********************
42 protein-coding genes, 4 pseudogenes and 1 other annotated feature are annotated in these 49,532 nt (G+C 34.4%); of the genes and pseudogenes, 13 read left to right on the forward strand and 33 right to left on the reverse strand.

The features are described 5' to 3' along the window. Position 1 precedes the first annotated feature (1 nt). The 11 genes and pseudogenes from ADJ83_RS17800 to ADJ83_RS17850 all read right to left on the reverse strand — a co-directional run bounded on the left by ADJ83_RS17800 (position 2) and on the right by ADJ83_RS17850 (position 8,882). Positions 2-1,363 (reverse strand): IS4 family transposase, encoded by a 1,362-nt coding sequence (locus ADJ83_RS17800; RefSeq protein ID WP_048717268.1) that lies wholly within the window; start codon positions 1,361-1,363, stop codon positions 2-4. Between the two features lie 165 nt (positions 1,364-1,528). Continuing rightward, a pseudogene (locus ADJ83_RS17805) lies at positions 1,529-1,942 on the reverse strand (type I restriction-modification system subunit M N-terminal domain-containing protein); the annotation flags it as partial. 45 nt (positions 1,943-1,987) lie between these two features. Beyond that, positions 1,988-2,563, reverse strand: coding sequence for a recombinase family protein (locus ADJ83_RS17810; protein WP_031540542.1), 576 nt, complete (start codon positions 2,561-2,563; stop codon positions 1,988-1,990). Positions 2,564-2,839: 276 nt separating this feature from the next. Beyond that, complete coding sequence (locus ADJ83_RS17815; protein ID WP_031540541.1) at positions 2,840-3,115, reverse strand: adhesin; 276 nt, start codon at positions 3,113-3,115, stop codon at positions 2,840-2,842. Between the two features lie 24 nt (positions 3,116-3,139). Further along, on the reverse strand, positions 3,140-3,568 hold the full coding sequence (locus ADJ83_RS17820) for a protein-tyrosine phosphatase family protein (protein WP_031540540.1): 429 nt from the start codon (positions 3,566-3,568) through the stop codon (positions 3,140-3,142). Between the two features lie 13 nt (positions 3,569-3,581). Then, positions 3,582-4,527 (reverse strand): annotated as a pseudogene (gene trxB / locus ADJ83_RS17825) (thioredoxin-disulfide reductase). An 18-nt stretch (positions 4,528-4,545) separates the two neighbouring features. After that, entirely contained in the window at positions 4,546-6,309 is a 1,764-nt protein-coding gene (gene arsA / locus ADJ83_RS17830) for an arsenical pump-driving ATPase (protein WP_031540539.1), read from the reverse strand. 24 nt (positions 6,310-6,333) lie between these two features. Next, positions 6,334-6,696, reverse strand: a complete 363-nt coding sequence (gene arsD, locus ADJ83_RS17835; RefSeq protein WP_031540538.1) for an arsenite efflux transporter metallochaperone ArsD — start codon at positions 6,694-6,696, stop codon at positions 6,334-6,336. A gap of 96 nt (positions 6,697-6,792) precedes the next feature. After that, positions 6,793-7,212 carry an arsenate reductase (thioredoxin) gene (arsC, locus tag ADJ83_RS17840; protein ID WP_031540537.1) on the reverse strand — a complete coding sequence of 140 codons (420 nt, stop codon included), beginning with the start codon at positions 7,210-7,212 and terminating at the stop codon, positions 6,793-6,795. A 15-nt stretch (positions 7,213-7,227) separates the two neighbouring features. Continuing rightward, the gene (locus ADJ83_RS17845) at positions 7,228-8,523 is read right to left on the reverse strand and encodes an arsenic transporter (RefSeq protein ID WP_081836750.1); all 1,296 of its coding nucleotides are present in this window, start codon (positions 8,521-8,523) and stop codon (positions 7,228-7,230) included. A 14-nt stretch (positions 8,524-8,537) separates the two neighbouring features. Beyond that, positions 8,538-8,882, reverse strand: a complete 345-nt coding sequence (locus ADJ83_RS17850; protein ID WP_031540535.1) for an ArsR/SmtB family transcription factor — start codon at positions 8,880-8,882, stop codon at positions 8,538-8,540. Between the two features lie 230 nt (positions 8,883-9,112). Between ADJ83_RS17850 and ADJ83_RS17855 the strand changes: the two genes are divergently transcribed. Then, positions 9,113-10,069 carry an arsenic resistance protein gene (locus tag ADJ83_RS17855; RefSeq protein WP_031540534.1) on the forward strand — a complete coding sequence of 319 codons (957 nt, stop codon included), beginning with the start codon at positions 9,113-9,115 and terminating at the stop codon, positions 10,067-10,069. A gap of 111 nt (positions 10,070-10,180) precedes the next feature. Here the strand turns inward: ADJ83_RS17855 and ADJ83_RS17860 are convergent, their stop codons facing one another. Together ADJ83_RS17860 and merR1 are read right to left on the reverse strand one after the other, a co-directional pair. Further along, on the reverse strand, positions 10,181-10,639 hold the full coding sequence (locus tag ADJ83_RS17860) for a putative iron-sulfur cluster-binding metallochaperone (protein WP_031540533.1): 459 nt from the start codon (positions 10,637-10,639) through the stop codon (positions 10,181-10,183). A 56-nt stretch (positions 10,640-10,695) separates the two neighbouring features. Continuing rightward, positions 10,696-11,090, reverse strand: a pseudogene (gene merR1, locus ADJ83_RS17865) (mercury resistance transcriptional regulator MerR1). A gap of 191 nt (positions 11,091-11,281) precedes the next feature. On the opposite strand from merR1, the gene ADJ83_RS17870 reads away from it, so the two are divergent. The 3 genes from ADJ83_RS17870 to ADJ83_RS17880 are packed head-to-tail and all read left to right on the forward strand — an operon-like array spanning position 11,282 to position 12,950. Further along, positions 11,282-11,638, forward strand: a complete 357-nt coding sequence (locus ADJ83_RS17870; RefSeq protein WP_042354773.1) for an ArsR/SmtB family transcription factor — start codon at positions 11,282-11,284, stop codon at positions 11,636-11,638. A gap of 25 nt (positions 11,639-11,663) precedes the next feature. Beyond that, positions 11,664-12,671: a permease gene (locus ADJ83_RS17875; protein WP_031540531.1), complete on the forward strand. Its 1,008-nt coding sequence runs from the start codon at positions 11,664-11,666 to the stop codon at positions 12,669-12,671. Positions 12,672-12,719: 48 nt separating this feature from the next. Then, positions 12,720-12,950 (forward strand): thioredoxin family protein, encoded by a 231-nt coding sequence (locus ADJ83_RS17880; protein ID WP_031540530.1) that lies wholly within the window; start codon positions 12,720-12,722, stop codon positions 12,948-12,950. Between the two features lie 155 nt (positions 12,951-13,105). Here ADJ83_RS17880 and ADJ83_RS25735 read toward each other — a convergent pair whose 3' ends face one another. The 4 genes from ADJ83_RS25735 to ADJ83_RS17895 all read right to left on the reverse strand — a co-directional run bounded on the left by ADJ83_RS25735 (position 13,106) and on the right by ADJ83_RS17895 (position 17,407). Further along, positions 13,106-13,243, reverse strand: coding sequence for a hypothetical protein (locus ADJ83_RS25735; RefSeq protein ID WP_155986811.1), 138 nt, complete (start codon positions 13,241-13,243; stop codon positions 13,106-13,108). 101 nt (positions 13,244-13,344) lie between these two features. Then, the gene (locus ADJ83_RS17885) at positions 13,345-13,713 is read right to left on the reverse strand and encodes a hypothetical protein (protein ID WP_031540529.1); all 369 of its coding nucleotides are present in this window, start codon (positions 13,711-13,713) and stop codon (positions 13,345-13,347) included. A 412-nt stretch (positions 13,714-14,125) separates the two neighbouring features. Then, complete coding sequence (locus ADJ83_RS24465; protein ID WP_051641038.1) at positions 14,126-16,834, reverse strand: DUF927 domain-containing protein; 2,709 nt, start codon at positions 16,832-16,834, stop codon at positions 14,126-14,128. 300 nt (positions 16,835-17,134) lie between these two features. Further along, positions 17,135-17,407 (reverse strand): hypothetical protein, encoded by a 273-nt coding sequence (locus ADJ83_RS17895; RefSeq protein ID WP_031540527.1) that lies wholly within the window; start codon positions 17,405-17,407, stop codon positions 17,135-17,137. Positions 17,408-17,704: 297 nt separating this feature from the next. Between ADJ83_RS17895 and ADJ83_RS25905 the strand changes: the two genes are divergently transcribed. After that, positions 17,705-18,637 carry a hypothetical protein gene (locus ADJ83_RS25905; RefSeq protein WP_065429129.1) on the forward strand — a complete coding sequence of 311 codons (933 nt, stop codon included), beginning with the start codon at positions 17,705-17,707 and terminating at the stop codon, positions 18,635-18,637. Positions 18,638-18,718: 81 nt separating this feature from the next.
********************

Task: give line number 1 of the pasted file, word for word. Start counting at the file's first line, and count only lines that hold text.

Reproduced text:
42 protein-coding genes, 4 pseudogenes and 1 other annotated feature are annotated in these 49,532 nt (G+C 34.4%); of the genes and pseudogenes, 13 read left to right on the forward strand and 33 right to left on the reverse strand.